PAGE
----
He is talented but unemployable in his chosen field.
He is brave, but management is afraid he’s bad for business.
He’s started in a Super Bowl, but legions who couldn’t carry his playbook call him a loser. They are the same ones who like to quote Teddy Roosevelt’s famous speech of 1910, the one criticizing critics: “The credit belongs to the man who is actually in the arena, whose face is marred by dust and sweat and blood.”
Colin Kaepernick, the quarterback without a team, never left the arena. Even his loudest detractors admit he was bloodied for taking a stand.
He demonstrated against police brutality by kneeling during the national anthem when he played for the San Francisco 49ers.
Blackballed from pro football since the 2017 season, Kaepernick continued to speak out. He said ethnic minorities, especially black people, know routine encounters with police officers often turn deadly.
As of this week, Kaepernick has never been stronger in terms of his public standing.
Four unfit cops in Minneapolis have given new voice to Kaepernick’s message. One of the officers knelt on the neck of a handcuffed black man, George Floyd, for more than eight minutes.
The other officers didn’t serve or protect. They watched Floyd take his last breath.
This case is different from many others in which police used excessive force.
Kaepernick’s peaceful kneel-down in a packed stadium will forever be compared with the police officer’s knee on Floyd’s neck.
And now many more professional athletes, black and white, are speaking on the cause that turned Kaepernick into an outcast.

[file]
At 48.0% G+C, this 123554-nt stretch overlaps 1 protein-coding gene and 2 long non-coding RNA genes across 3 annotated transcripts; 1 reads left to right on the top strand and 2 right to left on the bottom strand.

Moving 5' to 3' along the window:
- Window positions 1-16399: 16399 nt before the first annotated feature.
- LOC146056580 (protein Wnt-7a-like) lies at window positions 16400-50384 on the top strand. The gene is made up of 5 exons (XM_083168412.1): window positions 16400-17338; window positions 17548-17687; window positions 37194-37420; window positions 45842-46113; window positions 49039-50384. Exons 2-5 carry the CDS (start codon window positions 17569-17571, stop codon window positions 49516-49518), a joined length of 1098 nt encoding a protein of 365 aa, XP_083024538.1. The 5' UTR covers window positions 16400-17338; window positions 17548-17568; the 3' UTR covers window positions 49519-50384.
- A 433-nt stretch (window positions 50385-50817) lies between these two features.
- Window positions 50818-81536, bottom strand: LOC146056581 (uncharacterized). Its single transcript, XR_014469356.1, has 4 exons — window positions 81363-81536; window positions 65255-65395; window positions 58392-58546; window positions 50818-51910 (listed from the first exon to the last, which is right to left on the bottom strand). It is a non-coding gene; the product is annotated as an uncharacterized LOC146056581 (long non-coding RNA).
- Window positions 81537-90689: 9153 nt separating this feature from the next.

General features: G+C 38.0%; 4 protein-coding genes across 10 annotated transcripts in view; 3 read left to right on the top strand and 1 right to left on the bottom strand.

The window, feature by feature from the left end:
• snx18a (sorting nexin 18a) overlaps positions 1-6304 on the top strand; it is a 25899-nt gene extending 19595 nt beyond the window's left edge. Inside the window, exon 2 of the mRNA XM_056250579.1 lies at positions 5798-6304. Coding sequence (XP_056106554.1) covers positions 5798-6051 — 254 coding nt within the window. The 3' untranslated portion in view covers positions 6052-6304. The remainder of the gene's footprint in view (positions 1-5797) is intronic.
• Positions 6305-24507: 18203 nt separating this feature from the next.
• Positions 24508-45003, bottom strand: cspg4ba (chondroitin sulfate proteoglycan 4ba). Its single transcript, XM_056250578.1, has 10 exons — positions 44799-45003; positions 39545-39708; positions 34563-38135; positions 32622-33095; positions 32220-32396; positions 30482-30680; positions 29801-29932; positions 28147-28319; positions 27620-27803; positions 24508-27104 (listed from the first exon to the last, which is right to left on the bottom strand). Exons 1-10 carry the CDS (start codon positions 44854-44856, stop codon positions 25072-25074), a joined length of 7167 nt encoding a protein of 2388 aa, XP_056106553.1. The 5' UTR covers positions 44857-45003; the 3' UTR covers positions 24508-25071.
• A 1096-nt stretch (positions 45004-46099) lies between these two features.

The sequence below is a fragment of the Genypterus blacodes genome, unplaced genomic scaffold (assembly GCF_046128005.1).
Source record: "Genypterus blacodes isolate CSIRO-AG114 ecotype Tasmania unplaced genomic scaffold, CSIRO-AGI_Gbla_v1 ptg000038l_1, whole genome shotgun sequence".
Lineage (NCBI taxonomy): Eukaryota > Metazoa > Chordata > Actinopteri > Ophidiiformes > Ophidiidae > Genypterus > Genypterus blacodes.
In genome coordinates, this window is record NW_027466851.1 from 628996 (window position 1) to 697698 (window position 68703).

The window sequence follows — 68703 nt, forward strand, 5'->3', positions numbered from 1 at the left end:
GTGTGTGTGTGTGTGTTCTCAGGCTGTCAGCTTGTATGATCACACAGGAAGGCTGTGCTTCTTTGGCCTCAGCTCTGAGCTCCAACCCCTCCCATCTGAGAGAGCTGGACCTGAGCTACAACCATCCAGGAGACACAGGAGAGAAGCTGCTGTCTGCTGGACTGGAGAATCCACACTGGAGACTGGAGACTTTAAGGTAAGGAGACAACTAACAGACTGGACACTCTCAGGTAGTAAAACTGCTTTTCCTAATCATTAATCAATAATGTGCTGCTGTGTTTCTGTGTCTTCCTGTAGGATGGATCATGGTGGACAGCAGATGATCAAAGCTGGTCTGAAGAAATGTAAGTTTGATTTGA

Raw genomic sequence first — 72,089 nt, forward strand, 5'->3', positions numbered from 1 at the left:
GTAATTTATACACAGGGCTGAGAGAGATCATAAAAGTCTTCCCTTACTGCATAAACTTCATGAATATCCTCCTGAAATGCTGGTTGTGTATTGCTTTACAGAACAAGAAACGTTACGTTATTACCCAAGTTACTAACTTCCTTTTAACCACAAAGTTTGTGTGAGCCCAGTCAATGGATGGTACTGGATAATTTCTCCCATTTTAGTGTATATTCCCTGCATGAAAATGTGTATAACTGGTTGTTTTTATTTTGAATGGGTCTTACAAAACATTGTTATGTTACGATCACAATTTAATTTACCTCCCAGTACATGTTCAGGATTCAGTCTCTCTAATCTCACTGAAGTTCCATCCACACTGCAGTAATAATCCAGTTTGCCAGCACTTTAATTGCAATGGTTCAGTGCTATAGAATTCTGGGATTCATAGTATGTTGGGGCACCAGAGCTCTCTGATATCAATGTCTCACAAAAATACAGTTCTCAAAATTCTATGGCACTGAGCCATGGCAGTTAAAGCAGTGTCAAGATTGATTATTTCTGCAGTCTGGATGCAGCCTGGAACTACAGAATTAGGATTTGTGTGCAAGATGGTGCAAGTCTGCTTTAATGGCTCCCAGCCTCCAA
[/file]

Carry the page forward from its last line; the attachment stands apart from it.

“I just don’t see how a man in handcuffs on the ground who is clearly detained and is clearly in distress, I don’t understand how that situation can’t be remedied in a way that doesn’t end in his death,” said J.J. Watt of the Houston Texans.
Watt is white and one of the NFL’s stars. He also is among the most popular and community minded players in all of professional sports. Watt led a campaign that raised tens of millions of dollars to rebuild Houston after Hurricane Harvey.
The four officers in Minneapolis have been fired by their chief. We’ll see if they are charged criminally and prosecuted.
Already clear is the former officers and their police union will mount a defense to any allegations, regardless of whether they are administrative, civil or criminal.
They will say an officer kneeling for more than eight minutes on the neck of a shackled, gasping 46-year-old man was by the numbers.
Floyd will be demonized by the former cops and their lawyers. Those responsible for his death will have a better chance of working again in law enforcement than Kaepernick has of suiting up for an NFL team.
President Donald Trump once used profane language in calling for the firing of NFL players who took a knee during the national anthem. Most team owners can only be described as, well, weak-kneed. Trump and dissidents make them nervous.
The NFL recently classified Kaepernick as a retired player. This was not true. Never did Kaepernick say he was done with football.
After being challenged on this point, the NFL changed Kaepernick’s status to unrestricted free agent.
Any of the 32 NFL teams could sign him. Even at age 32 and absent from the NFL for more than three years, Kaepernick is better than many quarterbacks taking up space on rosters.
Yet he is treated worse than a criminal.
Another exciting pro quarterback, Michael Vick, ran a dog-fighting ring. He served 18 months in a federal prison for his crimes.
But the Philadelphia Eagles, New York Jets and Pittsburgh Steelers hired him after he was freed.
That was fine with me. People always talk about rehabilitating convicted felons. Hiring them is a first step.
In contrast to Vick, Kaepernick has harmed no one and committed no crime.
His message about police brutality against black people rings truer than ever. It’s still not enough to get him back in the league.
At last, though, there’s a bit of social order.
The quarterback whose kneel-down damaged nothing except a few blades of grass no longer is Public Enemy No. 1.